Regulating gaming in the new South Africa.Introduction
During its seventeen years under a democratic constitution, South Africa has been able to build a strong gambling regulatory regime. Prior to this period, as with many parts of the world, gambling was not nationally or rigorously regulated. With the historic apartheid divisions in this country, most gambling took place in regions that were ironically referred to as "homelands"--mostly designed for black South Africans who were not recognized as citizens of their home country.
This paper provides the context within which gambling is currently regulated in South Africa. It also speaks to the current of this nation's industry, the revenue it generates for the country, the infrastructural investment involved, and the industry's likely growth or shrinkage in the future. The data in this paper come from national research commissioned by the National Gambling Board of South Africa, a statutory body that oversees the national regulation of gambling with the sole mandate of reporting to the Ministry of Trade and Industry and the national parliament of South Africa.
The creation of a constitutional democracy in South Africa brougnt with it me need to evolve, legislate, and regulate any number of sectors and business practices that were not considered important by the apartheid government. To cite one sector relevant to this journal's readership, the new constitution of South Africa enabled the formulation of National Acts to regulate gambling in the country (1,2). Reflective of South Africa's political distinctions, this legislative process ensured coordination and cooperation between the national and the provincial gambling regulatory boards--while at the same time tracing their powers to a common constitution for the entire country. In today's South African gaming industry, the nation's nine provinces derive their functional operations from a single constitution, in order to ensure fair licensing and consistent collection of revenue to grow the economy and invest in good causes.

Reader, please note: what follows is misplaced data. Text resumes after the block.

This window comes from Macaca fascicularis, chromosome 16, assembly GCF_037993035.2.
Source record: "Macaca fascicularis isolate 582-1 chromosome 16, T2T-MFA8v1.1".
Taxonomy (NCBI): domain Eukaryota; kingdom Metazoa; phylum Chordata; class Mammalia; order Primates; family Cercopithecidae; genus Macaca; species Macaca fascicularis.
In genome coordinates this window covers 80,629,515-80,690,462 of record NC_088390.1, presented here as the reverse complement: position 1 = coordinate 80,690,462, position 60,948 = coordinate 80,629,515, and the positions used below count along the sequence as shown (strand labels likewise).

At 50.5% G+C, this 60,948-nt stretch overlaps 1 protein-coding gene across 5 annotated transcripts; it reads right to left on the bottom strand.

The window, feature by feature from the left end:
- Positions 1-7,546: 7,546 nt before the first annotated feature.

Gambling was already in existence in apartheid-era South Africa; however, most activities were illegal and perpetuated illicit crimes. As such, it can be argued that the post-apartheid government had little choice but to regulate, with hopes of simultaneously eliminating illegal gambling dens and other adverse consequences. In addition, a new regulatory system would ensure revenue flows into the government's Department of National Treasury, and into programmes for development (no small consideration in the new South Africa, where developmental challenges such as high unemployment and inequality continue to plague any number of policy efforts).